• Jim Bolger
Foreign Affairs and Trade


I am honoured to be able to take part in this ceremony to mark the 25th anniversary of the establishment of diplomatic relations between New Zealand and China.

May I express my appreciation to you, Mr President, and to the Chinese Association for Friendship with Foreign Countries, for arranging this occasion.

I look forward to a similarly fitting celebration of the Anniversary in New Zealand next month, when we will be honoured to host the Chairman of the Chinese Peoples' Political Consultative Committee, Mr Li Ruihuan.

Many people in New Zealand know the Chinese proverb, 'a journey of 100 li begins with a single step'.

The communiqu? of mutual recognition, signed 25 years ago, marked the beginning of a journey for our two countries.

The journey is one characterised by cooperation and increased mutual understanding.

It is a journey that still continues.

The relationship between China and New Zealand did not suddenly spring into existence 25 years ago.

Remarkably, for a country that is as new as New Zealand, it is more than 200 years since our first exports reached Guangzhou.

It is almost 150 years since the first Chinese people travelled to New Zealand.

They came to seek gold and I am happy to report that they found it.

Many stayed to seek a new life in our new land.

In so doing, they gave New Zealand skills and energy from which we have benefited greatly.

These early settlers have been joined in more recent years by many new immigrants.

I wish today to express the deep appreciation of the Government of New Zealand for the contribution which New Zealanders of Chinese descent have made, and continue to make, to our growth and development.

People to people contacts have continued since those early days.

I would like to acknowledge the contribution which today's hosts, the Chinese Association for Friendship with Foreign Countries, has played in that process.

I also want to recognise one individual with whom the Association had a long-standing relationship.

In less than a week, we will celebrate the 100th anniversary of the birth of Rewi Alley, a New Zealander who gave 60 years of his life in service to the Chinese people.

Rewi Alley's legacy continues in his writing, in the work of his former students and in the renewed interest in initiatives such as the Gung Ho movement.

New Zealand wants to recognise Alley's contribution.

I am pleased to announce our decision to make available a grant of NZ$100,000 to equip an agricultural extension centre at Gansu University.

Gansu Province was the base for much of Rewi Alley's innovative educational work.

We are pleased that the training centre is to be named after him.

As our two governments have dealt with each other over the last 25 years, we have found much in common, and we have achieved a better understanding of the areas where we might differ.

A firmly-based relationship has opened the doors to an expansion of trade.

China is now New Zealand's fifth largest market.

Our relationship has also facilitated links in other areas: in science and technology, in education, in sport and cultural activities.

We have exchanged not just goods but services, human resources and capital.

The strength of the relationship owes much to the complementary way our two countries have each developed over the past quarter century.

New Zealand's economy has undergone a process of vigorous reform which has left us better placed to achieve domestic prosperity, and better equipped to seek external linkages.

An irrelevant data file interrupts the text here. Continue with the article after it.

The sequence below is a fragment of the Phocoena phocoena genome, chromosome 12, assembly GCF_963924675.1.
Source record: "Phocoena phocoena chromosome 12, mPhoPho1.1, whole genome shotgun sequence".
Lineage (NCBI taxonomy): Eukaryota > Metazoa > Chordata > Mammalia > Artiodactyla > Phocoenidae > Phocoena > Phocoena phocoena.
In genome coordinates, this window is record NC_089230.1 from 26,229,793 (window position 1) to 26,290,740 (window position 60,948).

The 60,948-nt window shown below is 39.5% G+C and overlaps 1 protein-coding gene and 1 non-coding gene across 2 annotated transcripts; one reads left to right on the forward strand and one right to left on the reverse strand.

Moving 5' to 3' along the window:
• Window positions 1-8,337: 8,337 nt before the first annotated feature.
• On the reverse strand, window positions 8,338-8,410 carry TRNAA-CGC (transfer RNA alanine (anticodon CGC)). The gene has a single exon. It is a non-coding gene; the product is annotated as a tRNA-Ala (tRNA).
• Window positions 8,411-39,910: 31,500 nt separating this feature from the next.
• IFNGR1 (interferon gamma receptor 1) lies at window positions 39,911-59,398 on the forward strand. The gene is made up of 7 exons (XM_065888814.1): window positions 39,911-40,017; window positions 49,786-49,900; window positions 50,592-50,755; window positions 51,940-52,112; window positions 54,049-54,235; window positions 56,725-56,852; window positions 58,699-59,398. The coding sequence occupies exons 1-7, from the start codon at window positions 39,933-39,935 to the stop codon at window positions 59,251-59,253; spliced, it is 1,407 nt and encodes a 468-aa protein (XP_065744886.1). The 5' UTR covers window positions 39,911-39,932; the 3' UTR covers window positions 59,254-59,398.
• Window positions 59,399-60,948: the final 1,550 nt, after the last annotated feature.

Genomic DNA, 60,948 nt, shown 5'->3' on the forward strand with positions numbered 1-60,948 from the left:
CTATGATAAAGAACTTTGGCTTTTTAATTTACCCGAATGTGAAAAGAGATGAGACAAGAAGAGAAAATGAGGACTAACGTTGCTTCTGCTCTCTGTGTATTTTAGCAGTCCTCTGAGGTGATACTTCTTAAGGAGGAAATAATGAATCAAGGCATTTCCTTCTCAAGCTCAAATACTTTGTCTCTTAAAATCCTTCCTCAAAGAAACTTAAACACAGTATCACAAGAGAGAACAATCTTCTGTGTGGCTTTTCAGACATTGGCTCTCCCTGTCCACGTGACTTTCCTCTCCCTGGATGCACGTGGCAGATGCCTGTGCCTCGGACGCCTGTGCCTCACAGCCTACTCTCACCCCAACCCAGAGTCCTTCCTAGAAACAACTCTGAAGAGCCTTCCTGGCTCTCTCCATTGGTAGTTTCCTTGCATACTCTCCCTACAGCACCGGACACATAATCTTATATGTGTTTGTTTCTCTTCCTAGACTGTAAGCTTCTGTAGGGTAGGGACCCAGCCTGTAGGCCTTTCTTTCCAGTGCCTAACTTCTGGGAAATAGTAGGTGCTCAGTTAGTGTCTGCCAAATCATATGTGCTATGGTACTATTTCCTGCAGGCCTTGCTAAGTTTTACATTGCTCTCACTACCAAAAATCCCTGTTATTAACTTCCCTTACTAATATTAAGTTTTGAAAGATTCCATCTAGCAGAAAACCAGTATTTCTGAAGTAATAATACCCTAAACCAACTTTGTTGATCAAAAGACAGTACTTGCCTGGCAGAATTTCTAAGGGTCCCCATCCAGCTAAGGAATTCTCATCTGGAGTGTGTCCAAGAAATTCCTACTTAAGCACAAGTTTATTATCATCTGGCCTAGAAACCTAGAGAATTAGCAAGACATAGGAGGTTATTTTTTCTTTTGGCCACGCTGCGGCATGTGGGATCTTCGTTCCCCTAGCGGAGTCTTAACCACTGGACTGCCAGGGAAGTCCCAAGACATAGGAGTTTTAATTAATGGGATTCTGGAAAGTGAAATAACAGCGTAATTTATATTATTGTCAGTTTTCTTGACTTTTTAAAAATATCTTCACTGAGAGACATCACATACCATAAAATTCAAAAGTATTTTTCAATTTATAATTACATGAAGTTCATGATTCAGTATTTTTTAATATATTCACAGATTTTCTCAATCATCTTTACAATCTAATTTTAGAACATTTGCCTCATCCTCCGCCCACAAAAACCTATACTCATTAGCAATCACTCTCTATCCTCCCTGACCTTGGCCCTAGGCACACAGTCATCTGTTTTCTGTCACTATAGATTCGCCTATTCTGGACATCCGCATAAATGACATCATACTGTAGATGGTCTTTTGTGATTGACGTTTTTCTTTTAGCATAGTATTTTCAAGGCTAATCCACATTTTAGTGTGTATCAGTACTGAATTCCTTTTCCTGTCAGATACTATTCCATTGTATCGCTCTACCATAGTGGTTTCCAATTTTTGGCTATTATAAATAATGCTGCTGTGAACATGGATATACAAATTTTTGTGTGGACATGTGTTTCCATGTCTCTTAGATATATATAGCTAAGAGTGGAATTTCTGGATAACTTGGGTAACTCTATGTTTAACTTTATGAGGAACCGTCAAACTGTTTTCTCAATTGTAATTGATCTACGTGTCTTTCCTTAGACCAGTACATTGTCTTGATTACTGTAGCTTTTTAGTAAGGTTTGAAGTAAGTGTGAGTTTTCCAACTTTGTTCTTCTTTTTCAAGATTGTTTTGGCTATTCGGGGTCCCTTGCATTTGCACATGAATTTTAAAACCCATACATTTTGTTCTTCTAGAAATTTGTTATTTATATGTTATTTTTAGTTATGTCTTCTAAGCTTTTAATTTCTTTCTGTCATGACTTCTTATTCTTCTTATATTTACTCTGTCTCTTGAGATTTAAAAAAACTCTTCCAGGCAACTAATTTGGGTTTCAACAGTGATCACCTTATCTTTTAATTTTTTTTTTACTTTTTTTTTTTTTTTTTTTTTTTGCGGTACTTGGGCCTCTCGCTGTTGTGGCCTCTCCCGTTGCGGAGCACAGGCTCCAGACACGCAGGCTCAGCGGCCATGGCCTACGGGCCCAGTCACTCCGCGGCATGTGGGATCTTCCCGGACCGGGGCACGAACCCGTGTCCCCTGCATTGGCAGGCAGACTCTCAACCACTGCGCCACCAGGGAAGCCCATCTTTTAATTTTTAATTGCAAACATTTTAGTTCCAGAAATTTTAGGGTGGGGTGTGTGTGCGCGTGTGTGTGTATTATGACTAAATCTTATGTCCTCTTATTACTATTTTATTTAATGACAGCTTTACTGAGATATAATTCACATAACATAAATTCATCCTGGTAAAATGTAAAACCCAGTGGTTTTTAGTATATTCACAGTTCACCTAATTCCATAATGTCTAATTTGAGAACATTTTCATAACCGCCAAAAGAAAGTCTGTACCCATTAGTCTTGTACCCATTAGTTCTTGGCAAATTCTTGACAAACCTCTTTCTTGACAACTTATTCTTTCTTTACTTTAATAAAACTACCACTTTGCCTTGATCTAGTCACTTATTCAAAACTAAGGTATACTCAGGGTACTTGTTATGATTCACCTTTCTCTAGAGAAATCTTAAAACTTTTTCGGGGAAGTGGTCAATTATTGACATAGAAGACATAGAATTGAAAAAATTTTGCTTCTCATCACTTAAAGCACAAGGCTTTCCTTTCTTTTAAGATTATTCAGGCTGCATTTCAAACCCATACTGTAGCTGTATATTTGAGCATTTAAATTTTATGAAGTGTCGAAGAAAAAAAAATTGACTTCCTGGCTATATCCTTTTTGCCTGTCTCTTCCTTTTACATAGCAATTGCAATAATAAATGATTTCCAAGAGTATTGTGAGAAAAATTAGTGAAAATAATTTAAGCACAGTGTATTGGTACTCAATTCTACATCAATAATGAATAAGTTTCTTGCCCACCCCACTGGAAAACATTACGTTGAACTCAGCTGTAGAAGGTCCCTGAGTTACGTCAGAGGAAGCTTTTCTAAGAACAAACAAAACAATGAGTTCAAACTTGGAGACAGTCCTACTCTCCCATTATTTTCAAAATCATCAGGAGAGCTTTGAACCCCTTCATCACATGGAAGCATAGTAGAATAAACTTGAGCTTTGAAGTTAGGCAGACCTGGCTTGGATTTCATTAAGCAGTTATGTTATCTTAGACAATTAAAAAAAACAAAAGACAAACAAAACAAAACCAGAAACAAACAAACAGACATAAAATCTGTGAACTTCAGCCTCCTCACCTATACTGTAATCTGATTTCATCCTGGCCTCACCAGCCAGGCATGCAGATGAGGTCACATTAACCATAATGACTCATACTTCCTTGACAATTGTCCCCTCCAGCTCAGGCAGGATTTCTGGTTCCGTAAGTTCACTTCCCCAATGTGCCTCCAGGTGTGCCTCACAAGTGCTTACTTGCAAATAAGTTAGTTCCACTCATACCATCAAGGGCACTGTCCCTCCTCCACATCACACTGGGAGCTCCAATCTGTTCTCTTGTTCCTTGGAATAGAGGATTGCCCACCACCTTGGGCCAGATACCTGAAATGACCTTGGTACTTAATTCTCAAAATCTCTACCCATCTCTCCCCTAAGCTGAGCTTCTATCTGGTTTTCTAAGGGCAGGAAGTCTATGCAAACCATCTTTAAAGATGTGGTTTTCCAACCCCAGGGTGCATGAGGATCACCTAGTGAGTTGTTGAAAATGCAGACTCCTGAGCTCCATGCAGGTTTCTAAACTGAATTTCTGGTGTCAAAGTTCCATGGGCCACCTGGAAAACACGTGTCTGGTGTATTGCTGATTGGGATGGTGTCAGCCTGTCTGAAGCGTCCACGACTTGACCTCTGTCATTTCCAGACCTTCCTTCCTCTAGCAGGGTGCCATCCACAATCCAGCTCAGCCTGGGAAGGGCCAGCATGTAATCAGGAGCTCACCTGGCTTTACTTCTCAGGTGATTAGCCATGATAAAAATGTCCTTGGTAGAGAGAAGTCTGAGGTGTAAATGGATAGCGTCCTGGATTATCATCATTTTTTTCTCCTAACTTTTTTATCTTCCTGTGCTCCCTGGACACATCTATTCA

Over the same period, we have welcomed the process of economic reform and opening to the outside world which has been undertaken in China.

We recognise the gains made in the prosperity of China's own people.

At the same time your reforms have opened new possibilities for us to work together in constructive and cooperative ways.

We now stand at the threshold of a time of great promise.

Great promise for China, as it assumes its place as a regional and global leader.

Great promise for New Zealand, as we step out to forge new links of common interest that will sustain and develop our relations into the 21st century.

We look forward to building our cooperation in global institutions such as the United Nations.

We firmly support China's early accession to the World Trade Organisation.

New Zealand was the first country to commence and conclude bilateral WTO accession talks with China.

We hope that China, one of the world's major trading powers, will in the near future enter and play a full part in the new world trade body.

Within the Asia-Pacific region, the twin institutions of APEC and the Asean Regional Forum are providing a framework for our common interests.

I believe that the habit of consultation, in order to achieve regional solutions to regional problems, must be sustained and expanded.

While New Zealand is small, we are a serious, and I believe, a constructive neighbour and friend of China.

We wish to be partners with China, maintaining stability and enhancing prosperity in our part of the world.

At that point, the wheel has come full circle.

For what underpins the bilateral relationship, and the progressively broader linkages that grow out from it, is the friendship of our people.

Without people-to-people contact, and the attitudes and understanding that derive from it, governments strive in vain.

It is no coincidence that the Chinese Association for Friendship with Foreign Countries is hosting today's celebration of the warm relationship between our two countries.

It is a coincidence, but a happy one, that the occasion falls so close to the Rewi Alley anniversary.

Rewi Alley made known to the West the expression Gung Ho - working together.

It is only by working together that we will achieve the fullest potential in our bilateral relationship.

We should aim to do no less.